For ‘uncertainty’, we are offered the following definition:

“‘Uncertainty’ denotes a cognitive state of incomplete knowledge that results from a lack of information and / or from disagreement about what is known or even knowable. It has many sources ranging from quantifiable errors in the data to ambiguously defined concepts or terminology to uncertain projections of human behaviour.”

I find this definition more problematic, since it only addresses epistemic uncertainty (a ‘cognitive state of incomplete knowledge’). The document therefore fails to explain how the propagation of uncertainty may take into account an incomplete knowledge of a system (the epistemic uncertainty) combined with its inherent variability (aleatoric uncertainty). The respective roles of epistemic and aleatoric uncertainties is a central and fundamental theme of uncertainty analysis that appears to be completely absent from AR5 (2).5

Later within the document one finds that:

“These uncertainties include absence of prior agreement on framing of problems and ways to scientifically investigate them (paradigmatic uncertainty), lack of information or knowledge for characterizing phenomena (epistemic uncertainty), and incomplete or conflicting scientific findings (translational uncertainty).”

Not only does this differ from the previously provided definition for uncertainty (a classic example of the ‘ambiguously defined concepts and terminology’ that the authors had been so keen to warn against), it also introduces terms that will be unfamiliar to all but those who have trawled the bowels of the sociology of science. What I would much rather have seen was a definition that one could use to measure uncertainty, for example:

“For a given probability distribution, the uncertainty H = – Σ(pi ln(pi)), where pi is the probability of outcome (i).”

Despite promising to explain how uncertainty may be quantified, there is nothing in AR5 (2) that comes close to doing so. Fifty-six pages of expert wisdom are provided with not a single formula in sight. I suspect that I am not as impressed as the authors expected me to be.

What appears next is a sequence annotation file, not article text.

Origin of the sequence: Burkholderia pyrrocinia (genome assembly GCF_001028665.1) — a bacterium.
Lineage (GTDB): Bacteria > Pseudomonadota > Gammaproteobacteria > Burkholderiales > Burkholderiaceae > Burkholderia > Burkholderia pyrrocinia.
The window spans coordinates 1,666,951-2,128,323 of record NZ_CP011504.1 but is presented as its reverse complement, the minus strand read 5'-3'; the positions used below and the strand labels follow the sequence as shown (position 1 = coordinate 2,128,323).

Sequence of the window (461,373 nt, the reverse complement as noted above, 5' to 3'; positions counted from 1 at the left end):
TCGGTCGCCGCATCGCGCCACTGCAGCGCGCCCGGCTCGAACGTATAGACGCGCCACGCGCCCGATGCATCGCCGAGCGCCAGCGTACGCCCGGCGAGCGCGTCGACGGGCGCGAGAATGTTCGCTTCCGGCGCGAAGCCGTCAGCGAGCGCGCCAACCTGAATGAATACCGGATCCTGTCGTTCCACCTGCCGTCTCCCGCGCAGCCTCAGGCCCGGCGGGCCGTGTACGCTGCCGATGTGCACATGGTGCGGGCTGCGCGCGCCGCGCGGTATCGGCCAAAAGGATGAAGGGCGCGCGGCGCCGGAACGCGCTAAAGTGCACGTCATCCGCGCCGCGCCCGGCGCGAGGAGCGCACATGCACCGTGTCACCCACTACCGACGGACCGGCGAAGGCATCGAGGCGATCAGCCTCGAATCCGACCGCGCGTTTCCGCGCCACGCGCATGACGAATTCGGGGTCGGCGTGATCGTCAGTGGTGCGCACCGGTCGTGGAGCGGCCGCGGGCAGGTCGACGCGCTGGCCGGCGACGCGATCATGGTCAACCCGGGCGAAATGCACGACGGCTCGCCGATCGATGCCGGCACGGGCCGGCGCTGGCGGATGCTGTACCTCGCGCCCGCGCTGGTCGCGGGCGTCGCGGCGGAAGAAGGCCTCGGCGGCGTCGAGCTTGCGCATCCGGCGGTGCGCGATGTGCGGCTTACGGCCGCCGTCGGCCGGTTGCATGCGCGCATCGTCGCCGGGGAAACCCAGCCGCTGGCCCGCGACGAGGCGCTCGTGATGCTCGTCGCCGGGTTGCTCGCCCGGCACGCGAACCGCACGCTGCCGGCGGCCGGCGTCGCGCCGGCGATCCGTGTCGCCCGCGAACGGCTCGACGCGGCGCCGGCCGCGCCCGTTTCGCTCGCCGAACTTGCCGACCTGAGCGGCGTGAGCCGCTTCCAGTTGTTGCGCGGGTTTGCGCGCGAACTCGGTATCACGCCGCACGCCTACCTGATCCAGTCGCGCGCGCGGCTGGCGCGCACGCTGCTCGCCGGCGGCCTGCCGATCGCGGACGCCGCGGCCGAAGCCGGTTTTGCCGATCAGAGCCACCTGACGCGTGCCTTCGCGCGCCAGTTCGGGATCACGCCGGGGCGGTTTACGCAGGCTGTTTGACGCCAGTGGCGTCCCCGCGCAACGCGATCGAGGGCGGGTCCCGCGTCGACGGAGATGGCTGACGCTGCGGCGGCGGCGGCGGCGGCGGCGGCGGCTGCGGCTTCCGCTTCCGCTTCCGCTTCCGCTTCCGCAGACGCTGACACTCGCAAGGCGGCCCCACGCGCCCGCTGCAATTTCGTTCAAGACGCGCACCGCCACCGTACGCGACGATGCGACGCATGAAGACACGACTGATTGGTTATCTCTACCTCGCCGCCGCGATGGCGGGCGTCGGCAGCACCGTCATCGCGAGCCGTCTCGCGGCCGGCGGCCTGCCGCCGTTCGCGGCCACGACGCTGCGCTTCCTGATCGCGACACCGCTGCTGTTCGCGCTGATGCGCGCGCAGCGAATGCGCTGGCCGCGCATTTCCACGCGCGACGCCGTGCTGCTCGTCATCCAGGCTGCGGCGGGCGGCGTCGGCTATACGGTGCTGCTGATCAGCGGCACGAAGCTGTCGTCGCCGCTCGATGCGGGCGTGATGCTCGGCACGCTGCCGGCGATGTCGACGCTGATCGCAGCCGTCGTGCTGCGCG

Finally, I see nothing in the document that comes near to covering ontological uncertainty, i.e. the concept of the unknown unknown. This is very telling since it is ontological uncertainty that lies at the heart of the Dunning-Kruger effect. Could it be that the good folk of the IPCC are unconcerned by the possibility that their analytical techniques lack metacognitive skill?

However, if the definitions offered for risk and uncertainty left me uneasy, this is nothing compared to the disquiet I experienced when reading what the authors had to say about uncertainty aversion:

“People overweight outcomes they consider certain, relative to outcomes that are merely probable — a phenomenon labelled the certainty effect.”

Embarrassingly enough, this is actually the definition for risk aversion, not uncertainty aversion!6

All of this creates very serious doubts regarding the expertise of the authors of AR5 (2). I’m not accusing them of being charlatans – far from it. But being an expert on risk and uncertainty can mean many things, and those who are experts often specialise in a way that gives them a narrow focus on the subject. This appears to be particularly evident when one looks at what the AR5 (2) authors have to say regarding the tools available to assess risk and uncertainty.

Probability, the Only Game in Town?

A major theme of AR5 (2) is the distinction that exists between deliberative thinking and intuitive thinking. The document (incorrectly, in my opinion) equates this with the distinction to be made between normative decision theory (how people should make their decisions) and descriptive decision theory (how people actually make their decisions). According to AR5 (2):

“Laypersons’ perceptions of climate change risks and uncertainties are often influenced by past experience, as well as by emotional processes that characterize intuitive thinking. This may lead them to overestimate or underestimate the risk. Experts engage in more deliberative thinking than laypersons by utilizing scientific data to estimate the likelihood and consequences of climate change.

So what is this deliberative thinking that only experts seem to be able to employ when deciding climate change policy? According to AR5 (2), it entails decision analysis founded upon expected utility theory, combined with cost-benefits analysis and cost-effects analysis. All of these are probabilistic techniques. Unsurprisingly, therefore, when it comes to quantifying uncertainty, AR5 informs that:

“Probability density functions and parameter intervals are among the most common tools for characterizing uncertainty.”